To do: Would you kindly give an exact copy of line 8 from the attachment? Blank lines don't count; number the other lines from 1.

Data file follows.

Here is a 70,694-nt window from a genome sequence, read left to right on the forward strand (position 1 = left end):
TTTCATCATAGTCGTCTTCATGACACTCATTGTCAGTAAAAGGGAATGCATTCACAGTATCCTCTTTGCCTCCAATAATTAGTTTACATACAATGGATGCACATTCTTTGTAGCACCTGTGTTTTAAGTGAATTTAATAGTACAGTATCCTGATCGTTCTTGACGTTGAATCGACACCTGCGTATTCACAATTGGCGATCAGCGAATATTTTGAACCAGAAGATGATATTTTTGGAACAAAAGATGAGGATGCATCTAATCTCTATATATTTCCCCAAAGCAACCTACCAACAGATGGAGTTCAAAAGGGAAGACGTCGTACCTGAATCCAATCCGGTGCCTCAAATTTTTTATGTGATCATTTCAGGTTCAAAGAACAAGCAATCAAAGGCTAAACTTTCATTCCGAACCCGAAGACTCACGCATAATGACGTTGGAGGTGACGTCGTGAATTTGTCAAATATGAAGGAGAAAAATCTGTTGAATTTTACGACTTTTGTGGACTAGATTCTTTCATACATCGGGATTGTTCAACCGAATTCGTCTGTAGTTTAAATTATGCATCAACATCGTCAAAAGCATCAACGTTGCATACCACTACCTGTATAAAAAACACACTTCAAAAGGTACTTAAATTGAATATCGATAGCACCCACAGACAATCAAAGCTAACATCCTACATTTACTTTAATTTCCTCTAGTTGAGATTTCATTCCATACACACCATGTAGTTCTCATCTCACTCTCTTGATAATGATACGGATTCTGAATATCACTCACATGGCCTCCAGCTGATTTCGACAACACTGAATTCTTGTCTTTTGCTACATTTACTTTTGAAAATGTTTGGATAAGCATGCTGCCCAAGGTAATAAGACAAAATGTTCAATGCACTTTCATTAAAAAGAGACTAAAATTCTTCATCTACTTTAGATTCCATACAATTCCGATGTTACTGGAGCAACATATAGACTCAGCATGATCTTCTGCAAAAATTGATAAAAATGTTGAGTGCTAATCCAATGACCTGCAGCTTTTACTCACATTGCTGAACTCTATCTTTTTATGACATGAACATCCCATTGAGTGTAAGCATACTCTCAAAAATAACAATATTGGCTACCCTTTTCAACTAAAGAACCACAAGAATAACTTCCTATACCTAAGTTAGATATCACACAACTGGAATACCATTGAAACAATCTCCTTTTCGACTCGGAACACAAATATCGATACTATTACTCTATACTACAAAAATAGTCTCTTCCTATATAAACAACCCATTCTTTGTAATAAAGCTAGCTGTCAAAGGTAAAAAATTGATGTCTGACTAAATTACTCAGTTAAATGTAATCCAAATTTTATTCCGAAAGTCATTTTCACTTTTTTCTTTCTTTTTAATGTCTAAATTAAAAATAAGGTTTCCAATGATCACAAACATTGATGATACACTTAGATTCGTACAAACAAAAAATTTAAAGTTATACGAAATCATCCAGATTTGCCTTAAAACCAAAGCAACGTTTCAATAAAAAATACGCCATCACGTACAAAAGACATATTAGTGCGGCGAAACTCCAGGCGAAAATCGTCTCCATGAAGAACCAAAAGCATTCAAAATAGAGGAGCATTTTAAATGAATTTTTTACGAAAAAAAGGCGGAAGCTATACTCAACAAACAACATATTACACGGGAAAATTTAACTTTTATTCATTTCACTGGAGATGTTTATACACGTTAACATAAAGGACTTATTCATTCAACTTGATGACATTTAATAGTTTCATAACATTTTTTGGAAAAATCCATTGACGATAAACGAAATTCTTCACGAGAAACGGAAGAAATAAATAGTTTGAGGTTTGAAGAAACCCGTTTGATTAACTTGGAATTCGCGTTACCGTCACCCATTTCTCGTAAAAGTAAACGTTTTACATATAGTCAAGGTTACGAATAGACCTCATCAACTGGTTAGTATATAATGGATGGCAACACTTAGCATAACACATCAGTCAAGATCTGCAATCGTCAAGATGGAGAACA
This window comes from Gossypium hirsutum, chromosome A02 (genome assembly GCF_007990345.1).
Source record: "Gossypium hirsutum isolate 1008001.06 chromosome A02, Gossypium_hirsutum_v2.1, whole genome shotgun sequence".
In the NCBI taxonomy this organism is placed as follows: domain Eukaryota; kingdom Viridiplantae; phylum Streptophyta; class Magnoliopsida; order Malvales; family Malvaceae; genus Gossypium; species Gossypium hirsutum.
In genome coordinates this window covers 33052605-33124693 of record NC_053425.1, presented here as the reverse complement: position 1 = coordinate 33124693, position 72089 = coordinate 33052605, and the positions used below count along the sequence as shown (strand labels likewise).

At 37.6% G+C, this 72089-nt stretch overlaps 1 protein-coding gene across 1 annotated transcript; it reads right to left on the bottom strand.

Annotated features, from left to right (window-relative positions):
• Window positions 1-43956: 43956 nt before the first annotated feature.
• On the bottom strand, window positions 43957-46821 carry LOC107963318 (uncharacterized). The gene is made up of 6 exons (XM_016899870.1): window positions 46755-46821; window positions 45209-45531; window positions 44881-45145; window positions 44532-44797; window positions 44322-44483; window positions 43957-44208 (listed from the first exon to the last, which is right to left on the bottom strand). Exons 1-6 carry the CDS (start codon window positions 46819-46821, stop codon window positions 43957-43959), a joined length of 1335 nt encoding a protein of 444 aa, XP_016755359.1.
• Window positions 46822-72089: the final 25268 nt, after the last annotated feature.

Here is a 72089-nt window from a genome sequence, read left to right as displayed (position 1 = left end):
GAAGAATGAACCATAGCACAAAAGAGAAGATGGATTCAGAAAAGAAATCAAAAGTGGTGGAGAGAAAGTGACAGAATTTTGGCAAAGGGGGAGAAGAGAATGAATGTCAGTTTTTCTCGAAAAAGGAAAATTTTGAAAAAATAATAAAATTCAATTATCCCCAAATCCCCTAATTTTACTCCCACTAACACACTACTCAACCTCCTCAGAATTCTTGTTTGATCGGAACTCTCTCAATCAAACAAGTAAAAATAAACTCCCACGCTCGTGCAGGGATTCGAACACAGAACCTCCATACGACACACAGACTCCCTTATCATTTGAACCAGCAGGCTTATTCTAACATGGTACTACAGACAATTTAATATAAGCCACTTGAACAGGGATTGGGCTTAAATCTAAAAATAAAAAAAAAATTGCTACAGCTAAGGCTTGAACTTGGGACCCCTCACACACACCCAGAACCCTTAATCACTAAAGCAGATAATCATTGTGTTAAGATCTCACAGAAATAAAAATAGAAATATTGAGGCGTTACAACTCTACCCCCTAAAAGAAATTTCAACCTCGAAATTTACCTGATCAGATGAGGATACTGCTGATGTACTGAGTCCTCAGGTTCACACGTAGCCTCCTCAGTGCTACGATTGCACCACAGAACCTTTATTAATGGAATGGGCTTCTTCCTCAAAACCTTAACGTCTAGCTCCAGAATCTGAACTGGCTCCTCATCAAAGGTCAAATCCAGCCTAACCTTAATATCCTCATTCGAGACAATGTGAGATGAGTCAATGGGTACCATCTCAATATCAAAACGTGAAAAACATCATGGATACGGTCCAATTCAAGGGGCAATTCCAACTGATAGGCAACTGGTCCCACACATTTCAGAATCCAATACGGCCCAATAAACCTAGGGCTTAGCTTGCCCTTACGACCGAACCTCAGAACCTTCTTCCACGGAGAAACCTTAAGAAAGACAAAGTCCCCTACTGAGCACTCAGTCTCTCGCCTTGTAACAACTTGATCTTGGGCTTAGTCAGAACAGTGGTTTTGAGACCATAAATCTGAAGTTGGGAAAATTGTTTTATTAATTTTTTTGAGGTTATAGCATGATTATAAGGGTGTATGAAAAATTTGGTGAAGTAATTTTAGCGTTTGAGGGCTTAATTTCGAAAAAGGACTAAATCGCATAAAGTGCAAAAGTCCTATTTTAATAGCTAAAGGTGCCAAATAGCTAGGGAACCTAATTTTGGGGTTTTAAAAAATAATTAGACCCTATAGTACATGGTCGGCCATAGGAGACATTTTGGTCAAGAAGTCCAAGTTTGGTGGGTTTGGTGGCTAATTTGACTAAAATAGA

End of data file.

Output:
Annotated features, from left to right (window-relative positions):